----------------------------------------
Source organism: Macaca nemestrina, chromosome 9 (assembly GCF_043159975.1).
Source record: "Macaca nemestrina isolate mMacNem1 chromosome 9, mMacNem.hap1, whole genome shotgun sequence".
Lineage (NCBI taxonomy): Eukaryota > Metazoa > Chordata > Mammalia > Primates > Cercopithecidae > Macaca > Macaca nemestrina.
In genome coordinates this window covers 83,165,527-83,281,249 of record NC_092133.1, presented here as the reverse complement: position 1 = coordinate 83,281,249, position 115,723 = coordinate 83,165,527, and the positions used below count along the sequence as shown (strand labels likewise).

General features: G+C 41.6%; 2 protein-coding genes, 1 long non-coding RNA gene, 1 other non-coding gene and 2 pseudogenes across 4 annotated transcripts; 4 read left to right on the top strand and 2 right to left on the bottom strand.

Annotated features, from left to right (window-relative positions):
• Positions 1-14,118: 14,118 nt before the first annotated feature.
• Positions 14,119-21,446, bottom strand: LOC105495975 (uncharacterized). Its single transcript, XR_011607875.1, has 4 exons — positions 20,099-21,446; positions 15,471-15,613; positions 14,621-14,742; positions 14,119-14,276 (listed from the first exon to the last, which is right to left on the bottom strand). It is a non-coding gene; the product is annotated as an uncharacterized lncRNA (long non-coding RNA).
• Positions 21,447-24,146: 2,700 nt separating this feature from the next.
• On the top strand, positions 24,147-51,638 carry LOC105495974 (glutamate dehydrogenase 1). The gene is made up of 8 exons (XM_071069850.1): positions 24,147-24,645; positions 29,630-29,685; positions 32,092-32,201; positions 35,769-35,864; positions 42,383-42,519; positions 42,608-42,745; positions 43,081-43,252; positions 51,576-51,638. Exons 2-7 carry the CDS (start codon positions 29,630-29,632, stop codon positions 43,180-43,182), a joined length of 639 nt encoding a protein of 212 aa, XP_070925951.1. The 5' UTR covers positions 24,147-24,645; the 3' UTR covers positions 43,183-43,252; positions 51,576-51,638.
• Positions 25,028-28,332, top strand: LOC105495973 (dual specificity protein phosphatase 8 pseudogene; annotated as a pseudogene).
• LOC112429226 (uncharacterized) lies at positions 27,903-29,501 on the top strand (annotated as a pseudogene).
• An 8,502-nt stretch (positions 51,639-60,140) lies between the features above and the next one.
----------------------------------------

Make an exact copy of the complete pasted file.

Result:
Source organism: Macaca nemestrina, chromosome 9 (assembly GCF_043159975.1).
Source record: "Macaca nemestrina isolate mMacNem1 chromosome 9, mMacNem.hap1, whole genome shotgun sequence".
Lineage (NCBI taxonomy): Eukaryota > Metazoa > Chordata > Mammalia > Primates > Cercopithecidae > Macaca > Macaca nemestrina.
In genome coordinates this window covers 83,165,527-83,281,249 of record NC_092133.1, presented here as the reverse complement: position 1 = coordinate 83,281,249, position 115,723 = coordinate 83,165,527, and the positions used below count along the sequence as shown (strand labels likewise).

General features: G+C 41.6%; 2 protein-coding genes, 1 long non-coding RNA gene, 1 other non-coding gene and 2 pseudogenes across 4 annotated transcripts; 4 read left to right on the top strand and 2 right to left on the bottom strand.

Annotated features, from left to right (window-relative positions):
• Positions 1-14,118: 14,118 nt before the first annotated feature.
• Positions 14,119-21,446, bottom strand: LOC105495975 (uncharacterized). Its single transcript, XR_011607875.1, has 4 exons — positions 20,099-21,446; positions 15,471-15,613; positions 14,621-14,742; positions 14,119-14,276 (listed from the first exon to the last, which is right to left on the bottom strand). It is a non-coding gene; the product is annotated as an uncharacterized lncRNA (long non-coding RNA).
• Positions 21,447-24,146: 2,700 nt separating this feature from the next.
• On the top strand, positions 24,147-51,638 carry LOC105495974 (glutamate dehydrogenase 1). The gene is made up of 8 exons (XM_071069850.1): positions 24,147-24,645; positions 29,630-29,685; positions 32,092-32,201; positions 35,769-35,864; positions 42,383-42,519; positions 42,608-42,745; positions 43,081-43,252; positions 51,576-51,638. Exons 2-7 carry the CDS (start codon positions 29,630-29,632, stop codon positions 43,180-43,182), a joined length of 639 nt encoding a protein of 212 aa, XP_070925951.1. The 5' UTR covers positions 24,147-24,645; the 3' UTR covers positions 43,183-43,252; positions 51,576-51,638.
• Positions 25,028-28,332, top strand: LOC105495973 (dual specificity protein phosphatase 8 pseudogene; annotated as a pseudogene).
• LOC112429226 (uncharacterized) lies at positions 27,903-29,501 on the top strand (annotated as a pseudogene).
• An 8,502-nt stretch (positions 51,639-60,140) lies between the features above and the next one.